Israeli Role in Global Environmental Solutions Brings ‘Sustainability To the Nations’


In a world where clean water is becoming increasingly scarce, a new documentary is highlighting the Israeli role in the international effort to counter that trend. Sustainable Nation, produced by Imagination Productions, follows the story of three Israelis who are hoping to leverage their personal and national experience to bring sustainable water solutions to an increasingly thirsty planet.

“In the 21st century, we are facing a critical crisis in energy, water, and food,” says Dr. Clive Lipchin, an expert in drought and water management in the featured in the film. “Yet in the past two decades, Israel has gone from a country facing draught to a country that has is actually exporting water to its neighbors.”

At present, it is estimated that at least one in every ten people lack basic access to safe water.  In some regions, particularly in African villages, the challenge comes from a lack of infrastructure to deliver clean water leaving millions without the ability to provide for their families.  In other areas, decades of polluting major waterways has had a devastating impact on the ability to access water resources.

“When we began this project several years ago, we certainly wanted to make a film that spread awareness about the water crisis, but ultimately we wanted to focus on solutions and give audiences hope that we truly can solve this issue.”  says Director Micah Smith.  “As we began our research, there was one statistic that truly blew me away: Israel leads the world in wastewater recycling, reusing more than 80% of its wastewater, with the next closest country being Spain at 20%.”

“The message that we hope to impart is that the Israeli experience and spirit of innovation can be to the immediate and long-lasting benefit of people all over the world when it comes to conservation and clean water technologies,” says Raphael Shore, executive producer of the film.

Featured in the film is Omer Guy, a third generation kibbutznik who developed software with uses artificial intelligence to help farmers save water. “On the kibbutz, they taught me to take responsibility and not leave things for others to figure out.” His technology is being used by Californian farmer Brian Palla, also a third generation farmer. “Water in California is worth more than anything,”  said Palla, noting that California produces 30% of agriculture for the United States population. “It’s worth more than oil, worth more than gold. It’s the only thing that keeps us going. I think people take water for granted. They turn on the faucet and it’s there.”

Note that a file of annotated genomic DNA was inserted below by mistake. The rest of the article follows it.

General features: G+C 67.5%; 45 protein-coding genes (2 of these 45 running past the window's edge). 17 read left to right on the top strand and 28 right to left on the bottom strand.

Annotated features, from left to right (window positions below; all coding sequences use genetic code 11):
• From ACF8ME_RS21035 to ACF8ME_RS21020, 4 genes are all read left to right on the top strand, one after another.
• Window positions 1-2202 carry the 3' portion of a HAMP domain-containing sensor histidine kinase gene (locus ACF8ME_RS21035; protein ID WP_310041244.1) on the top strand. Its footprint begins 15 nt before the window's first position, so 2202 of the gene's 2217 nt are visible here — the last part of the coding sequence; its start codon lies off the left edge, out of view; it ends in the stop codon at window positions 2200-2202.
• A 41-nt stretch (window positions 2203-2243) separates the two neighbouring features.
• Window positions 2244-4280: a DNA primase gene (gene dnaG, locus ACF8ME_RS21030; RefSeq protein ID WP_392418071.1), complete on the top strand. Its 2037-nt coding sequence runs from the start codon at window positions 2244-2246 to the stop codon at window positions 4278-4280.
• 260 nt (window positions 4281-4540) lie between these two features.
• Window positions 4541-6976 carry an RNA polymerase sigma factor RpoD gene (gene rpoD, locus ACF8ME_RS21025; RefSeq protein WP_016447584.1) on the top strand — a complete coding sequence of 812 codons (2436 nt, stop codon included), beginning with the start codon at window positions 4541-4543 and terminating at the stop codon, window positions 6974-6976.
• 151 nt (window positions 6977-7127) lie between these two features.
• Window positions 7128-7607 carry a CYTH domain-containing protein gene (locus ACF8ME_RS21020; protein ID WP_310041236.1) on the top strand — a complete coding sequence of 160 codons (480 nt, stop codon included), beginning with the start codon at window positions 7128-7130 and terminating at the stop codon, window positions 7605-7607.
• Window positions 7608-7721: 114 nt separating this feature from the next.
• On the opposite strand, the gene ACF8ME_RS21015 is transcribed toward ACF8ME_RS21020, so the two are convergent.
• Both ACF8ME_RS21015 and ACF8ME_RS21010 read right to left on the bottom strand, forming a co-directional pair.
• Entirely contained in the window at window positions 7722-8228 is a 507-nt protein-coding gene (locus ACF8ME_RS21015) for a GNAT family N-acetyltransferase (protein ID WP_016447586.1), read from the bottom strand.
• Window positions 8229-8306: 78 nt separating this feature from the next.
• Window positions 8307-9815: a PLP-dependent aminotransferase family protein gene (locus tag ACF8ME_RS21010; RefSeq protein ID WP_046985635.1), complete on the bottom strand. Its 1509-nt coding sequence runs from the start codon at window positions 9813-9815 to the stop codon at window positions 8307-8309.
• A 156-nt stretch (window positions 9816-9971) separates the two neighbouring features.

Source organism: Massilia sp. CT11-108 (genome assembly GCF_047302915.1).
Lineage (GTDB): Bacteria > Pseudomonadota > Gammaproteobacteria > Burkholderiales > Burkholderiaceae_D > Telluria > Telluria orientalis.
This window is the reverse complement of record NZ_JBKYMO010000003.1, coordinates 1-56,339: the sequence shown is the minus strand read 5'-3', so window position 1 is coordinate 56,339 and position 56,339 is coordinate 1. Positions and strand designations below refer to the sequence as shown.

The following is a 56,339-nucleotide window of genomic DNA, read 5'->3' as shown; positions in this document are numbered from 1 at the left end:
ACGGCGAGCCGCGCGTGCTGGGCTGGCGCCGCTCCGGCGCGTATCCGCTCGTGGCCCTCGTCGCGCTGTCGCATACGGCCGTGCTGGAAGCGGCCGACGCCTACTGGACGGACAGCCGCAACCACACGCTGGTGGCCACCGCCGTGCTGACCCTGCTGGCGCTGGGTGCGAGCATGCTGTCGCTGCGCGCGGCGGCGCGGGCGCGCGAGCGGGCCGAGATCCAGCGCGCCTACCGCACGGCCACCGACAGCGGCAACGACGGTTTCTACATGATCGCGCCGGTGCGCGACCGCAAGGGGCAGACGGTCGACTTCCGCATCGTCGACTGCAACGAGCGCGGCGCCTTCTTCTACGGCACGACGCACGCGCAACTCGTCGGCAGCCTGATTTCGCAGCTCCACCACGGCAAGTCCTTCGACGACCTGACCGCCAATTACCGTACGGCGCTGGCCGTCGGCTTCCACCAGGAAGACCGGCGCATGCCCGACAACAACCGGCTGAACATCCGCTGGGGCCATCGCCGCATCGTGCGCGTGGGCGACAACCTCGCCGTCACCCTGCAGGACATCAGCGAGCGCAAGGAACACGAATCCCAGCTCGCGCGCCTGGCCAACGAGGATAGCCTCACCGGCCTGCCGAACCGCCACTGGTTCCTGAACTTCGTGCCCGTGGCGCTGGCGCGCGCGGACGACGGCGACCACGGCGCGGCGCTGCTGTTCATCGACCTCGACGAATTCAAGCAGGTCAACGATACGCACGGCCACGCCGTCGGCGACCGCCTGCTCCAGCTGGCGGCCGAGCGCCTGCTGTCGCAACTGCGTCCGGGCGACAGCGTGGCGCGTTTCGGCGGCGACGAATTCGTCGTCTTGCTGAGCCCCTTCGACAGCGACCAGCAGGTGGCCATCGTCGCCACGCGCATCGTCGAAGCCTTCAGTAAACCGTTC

The film also stressed that not all innovations require a super high tech approach. “Billions of dollars are put into projects in India to treat the rivers in different places but they all fail because they choose the wrong methods,” said Eli Cohen, who uses aquatic plants to recycle sewage water without the need for industrial sewage treatment facilities. “They are using too much energy and they are not made to deal with such extreme conditions. We need to think out of the box.”

Working together with the local African villages in some of the poorest areas of the country, Innovation Africa’s Sivan Yaari says what motivates her the most is the simplicity of the solution. “The main challenge in Africa is the lack of energy. Our goal is to bring solar technology to villages to power schools, medical centers, but most importantly to pump water.”

This ninth full-length documentary by Imagination Productions was produced over the course of three years, allowing the viewer to understand the development of the problem, the solution, and implementation.  Weaving in animation, music and on-location filming, the producers tell the story of humankind’s ability to make a significant change through the themes of sustainability and environmental protection.

“This is the story of a people who are simply unwilling to accept the status quo, individuals who grew up surrounded by these issues and care enough to do something about it,” said Lipchin.

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